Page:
Not everybody gets to pursue the career he or she dreamed of as a teenager, but Genevieve Lemoine, curator and registrar at the Peary-MacMillan Arctic Museum, has followed her dream to the ends of the earth. 

Lemoine said she has known that she wanted to be an archaeologist from the age of 17.   

“I was very lucky that the Ontario government had a program for hiring high school and university students to do all kinds of different things, and one of them was archaeology,” she said.“So, I got a job doing archaeology in Ontario as a high school student for the summer. That confirmed that yes, that is what I wanted to do.” 

Born and raised in Ontario, Canada, Lemoine attended University of Toronto, Scarborough College for her undergraduate degrees and received her Ph.D at the University of Calgary.  It was not until she entered graduate school that she realized that she wanted to specialize in Arctic archaeology. 

In 1986, Lemoine took her first trip to the Arctic.

 “We had all the key experiences—we saw a polar bear at a safe distance, we had snow storms, we had our tents blown down,” she said. “It’s the kind of place that—when you go there—it’s hard to leave.”

Since then, Lemoine has been to the Arctic several times, doing field work for approximately 10 years. Afterward, Lemoine saw the job at Bowdoin as a perfect fit.

As curator and registrar of the Arctic Museum, Lemoine’s responsibilities include managing and overseeing the care of the collections and developing exhibits.  Her diverse roles give her the ability to switch from typing up information to performing hands-on tasks with the collections, which keep her days exciting. She said she is especially enthusiastic about the museum’s continued growth.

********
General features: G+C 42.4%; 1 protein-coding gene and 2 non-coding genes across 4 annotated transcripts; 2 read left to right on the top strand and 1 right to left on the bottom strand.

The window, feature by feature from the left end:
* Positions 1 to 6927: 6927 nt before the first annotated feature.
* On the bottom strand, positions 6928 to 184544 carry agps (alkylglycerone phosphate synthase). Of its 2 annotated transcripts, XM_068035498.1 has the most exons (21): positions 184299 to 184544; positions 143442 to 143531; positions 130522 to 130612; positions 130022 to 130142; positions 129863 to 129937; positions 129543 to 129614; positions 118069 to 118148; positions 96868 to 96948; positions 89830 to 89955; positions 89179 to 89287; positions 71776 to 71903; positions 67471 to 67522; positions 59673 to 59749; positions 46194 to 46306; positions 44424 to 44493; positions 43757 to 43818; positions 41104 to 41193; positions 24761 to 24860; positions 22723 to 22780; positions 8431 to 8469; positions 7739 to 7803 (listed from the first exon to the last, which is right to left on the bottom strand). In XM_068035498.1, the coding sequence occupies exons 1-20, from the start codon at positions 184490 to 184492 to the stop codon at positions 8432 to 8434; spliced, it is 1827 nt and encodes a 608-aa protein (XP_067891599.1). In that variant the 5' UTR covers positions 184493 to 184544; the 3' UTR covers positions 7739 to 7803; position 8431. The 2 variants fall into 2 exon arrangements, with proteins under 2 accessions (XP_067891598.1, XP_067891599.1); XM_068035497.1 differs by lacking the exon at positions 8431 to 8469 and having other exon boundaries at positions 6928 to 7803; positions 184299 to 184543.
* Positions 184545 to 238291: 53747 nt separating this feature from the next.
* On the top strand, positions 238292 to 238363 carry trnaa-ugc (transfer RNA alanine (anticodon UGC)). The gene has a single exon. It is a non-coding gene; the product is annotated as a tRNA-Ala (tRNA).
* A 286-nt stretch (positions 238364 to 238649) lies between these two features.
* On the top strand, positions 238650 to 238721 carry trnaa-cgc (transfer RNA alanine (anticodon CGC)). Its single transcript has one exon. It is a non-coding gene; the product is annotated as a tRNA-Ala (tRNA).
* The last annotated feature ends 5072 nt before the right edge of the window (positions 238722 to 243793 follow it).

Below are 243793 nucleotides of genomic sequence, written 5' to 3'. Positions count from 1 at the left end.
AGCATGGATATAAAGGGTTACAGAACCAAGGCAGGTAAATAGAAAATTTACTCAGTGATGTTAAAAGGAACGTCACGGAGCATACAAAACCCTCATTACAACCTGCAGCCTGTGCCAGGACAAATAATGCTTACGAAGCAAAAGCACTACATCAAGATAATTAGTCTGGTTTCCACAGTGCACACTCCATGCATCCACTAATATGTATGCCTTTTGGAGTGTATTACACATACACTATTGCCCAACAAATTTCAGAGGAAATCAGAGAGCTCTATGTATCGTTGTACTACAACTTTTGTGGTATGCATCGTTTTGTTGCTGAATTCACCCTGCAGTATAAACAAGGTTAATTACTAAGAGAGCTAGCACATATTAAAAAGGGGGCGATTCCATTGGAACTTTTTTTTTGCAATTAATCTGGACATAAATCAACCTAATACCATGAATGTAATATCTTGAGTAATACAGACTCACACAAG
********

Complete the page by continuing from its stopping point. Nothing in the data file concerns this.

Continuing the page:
“Because we are an actively collecting museum there’s always new things coming in; you never know when somebody’s going to call you up and say, ‘Would you like…’ or ‘My family has...’” said Lemoine.

The museum has received a large amount of art produced by the Inuit people, trace their origins back to the Arctic. Most recently, the museum received a call from a Freeport woman whose great-aunt was sent two postcards from Ross Marvin, the only member of Peary’s 1908 expedition to die during the long journey to the Arctic.

The most memorable call occurred in 2010, when the grandson of a man on MacMillan’s expedition wanted to donate various historical artifacts, pieces of equipment, scientific specimens, journals and photographs.

 “He said, ‘Would you be interested in having some things that he had left over?’ He started just listing all of these things and I filled up two pages,” said Lemoine, who  quickly accepted the donation. 

Outside of her work at the museum, Lemoine enjoys rowing. She started a couple of years ago and is now hooked on the beautiful sites she sees and the animals she observes while on the water. 

Lemoine said she has enjoyed all the places she has called home. When asked whether she liked living in Canada or Maine better, she joked, “Well, what I tell my friends is that Maine is almost like Canada.”